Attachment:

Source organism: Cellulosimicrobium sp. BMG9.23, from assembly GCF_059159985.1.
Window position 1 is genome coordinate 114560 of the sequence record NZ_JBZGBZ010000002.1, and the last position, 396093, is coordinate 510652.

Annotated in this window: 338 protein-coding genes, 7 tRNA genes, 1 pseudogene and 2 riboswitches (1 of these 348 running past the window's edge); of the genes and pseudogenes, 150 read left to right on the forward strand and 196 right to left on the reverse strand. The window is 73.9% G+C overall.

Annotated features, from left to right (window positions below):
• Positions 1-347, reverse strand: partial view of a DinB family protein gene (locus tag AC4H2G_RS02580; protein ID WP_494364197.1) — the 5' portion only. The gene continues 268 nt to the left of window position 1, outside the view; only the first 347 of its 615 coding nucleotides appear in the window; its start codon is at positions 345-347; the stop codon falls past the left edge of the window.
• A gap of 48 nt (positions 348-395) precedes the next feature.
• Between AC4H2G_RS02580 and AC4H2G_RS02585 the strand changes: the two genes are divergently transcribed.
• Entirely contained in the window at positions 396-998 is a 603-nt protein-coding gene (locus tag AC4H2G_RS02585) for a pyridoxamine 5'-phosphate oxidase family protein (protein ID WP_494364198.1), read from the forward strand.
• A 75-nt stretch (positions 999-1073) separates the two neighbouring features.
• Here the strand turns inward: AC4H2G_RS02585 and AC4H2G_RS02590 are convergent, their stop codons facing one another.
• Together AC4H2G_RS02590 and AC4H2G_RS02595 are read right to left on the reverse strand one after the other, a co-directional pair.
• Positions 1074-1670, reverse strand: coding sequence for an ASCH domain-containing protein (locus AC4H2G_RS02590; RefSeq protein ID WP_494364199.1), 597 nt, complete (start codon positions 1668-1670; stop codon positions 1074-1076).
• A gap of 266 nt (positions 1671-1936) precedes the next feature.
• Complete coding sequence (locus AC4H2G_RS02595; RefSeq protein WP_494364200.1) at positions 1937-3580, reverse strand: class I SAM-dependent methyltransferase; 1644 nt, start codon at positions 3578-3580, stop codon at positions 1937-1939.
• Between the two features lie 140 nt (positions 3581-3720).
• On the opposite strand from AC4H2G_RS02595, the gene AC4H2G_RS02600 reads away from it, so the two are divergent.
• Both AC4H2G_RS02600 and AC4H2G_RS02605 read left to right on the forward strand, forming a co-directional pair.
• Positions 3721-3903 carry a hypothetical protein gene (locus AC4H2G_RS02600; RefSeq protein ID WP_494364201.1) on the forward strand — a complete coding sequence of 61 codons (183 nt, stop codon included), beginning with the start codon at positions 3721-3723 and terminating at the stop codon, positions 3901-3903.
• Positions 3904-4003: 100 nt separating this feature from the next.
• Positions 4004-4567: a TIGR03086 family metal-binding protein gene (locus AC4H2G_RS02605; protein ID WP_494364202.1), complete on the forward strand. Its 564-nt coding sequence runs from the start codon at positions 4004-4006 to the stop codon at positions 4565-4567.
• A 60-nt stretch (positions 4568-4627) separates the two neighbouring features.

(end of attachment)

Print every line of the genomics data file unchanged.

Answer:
Source organism: Cellulosimicrobium sp. BMG9.23, from assembly GCF_059159985.1.
Window position 1 is genome coordinate 114560 of the sequence record NZ_JBZGBZ010000002.1, and the last position, 396093, is coordinate 510652.

Annotated in this window: 338 protein-coding genes, 7 tRNA genes, 1 pseudogene and 2 riboswitches (1 of these 348 running past the window's edge); of the genes and pseudogenes, 150 read left to right on the forward strand and 196 right to left on the reverse strand. The window is 73.9% G+C overall.

Annotated features, from left to right (window positions below):
• Positions 1-347, reverse strand: partial view of a DinB family protein gene (locus tag AC4H2G_RS02580; protein ID WP_494364197.1) — the 5' portion only. The gene continues 268 nt to the left of window position 1, outside the view; only the first 347 of its 615 coding nucleotides appear in the window; its start codon is at positions 345-347; the stop codon falls past the left edge of the window.
• A gap of 48 nt (positions 348-395) precedes the next feature.
• Between AC4H2G_RS02580 and AC4H2G_RS02585 the strand changes: the two genes are divergently transcribed.
• Entirely contained in the window at positions 396-998 is a 603-nt protein-coding gene (locus tag AC4H2G_RS02585) for a pyridoxamine 5'-phosphate oxidase family protein (protein ID WP_494364198.1), read from the forward strand.
• A 75-nt stretch (positions 999-1073) separates the two neighbouring features.
• Here the strand turns inward: AC4H2G_RS02585 and AC4H2G_RS02590 are convergent, their stop codons facing one another.
• Together AC4H2G_RS02590 and AC4H2G_RS02595 are read right to left on the reverse strand one after the other, a co-directional pair.
• Positions 1074-1670, reverse strand: coding sequence for an ASCH domain-containing protein (locus AC4H2G_RS02590; RefSeq protein ID WP_494364199.1), 597 nt, complete (start codon positions 1668-1670; stop codon positions 1074-1076).
• A gap of 266 nt (positions 1671-1936) precedes the next feature.
• Complete coding sequence (locus AC4H2G_RS02595; RefSeq protein WP_494364200.1) at positions 1937-3580, reverse strand: class I SAM-dependent methyltransferase; 1644 nt, start codon at positions 3578-3580, stop codon at positions 1937-1939.
• Between the two features lie 140 nt (positions 3581-3720).
• On the opposite strand from AC4H2G_RS02595, the gene AC4H2G_RS02600 reads away from it, so the two are divergent.
• Both AC4H2G_RS02600 and AC4H2G_RS02605 read left to right on the forward strand, forming a co-directional pair.
• Positions 3721-3903 carry a hypothetical protein gene (locus AC4H2G_RS02600; RefSeq protein ID WP_494364201.1) on the forward strand — a complete coding sequence of 61 codons (183 nt, stop codon included), beginning with the start codon at positions 3721-3723 and terminating at the stop codon, positions 3901-3903.
• Positions 3904-4003: 100 nt separating this feature from the next.
• Positions 4004-4567: a TIGR03086 family metal-binding protein gene (locus AC4H2G_RS02605; protein ID WP_494364202.1), complete on the forward strand. Its 564-nt coding sequence runs from the start codon at positions 4004-4006 to the stop codon at positions 4565-4567.
• A 60-nt stretch (positions 4568-4627) separates the two neighbouring features.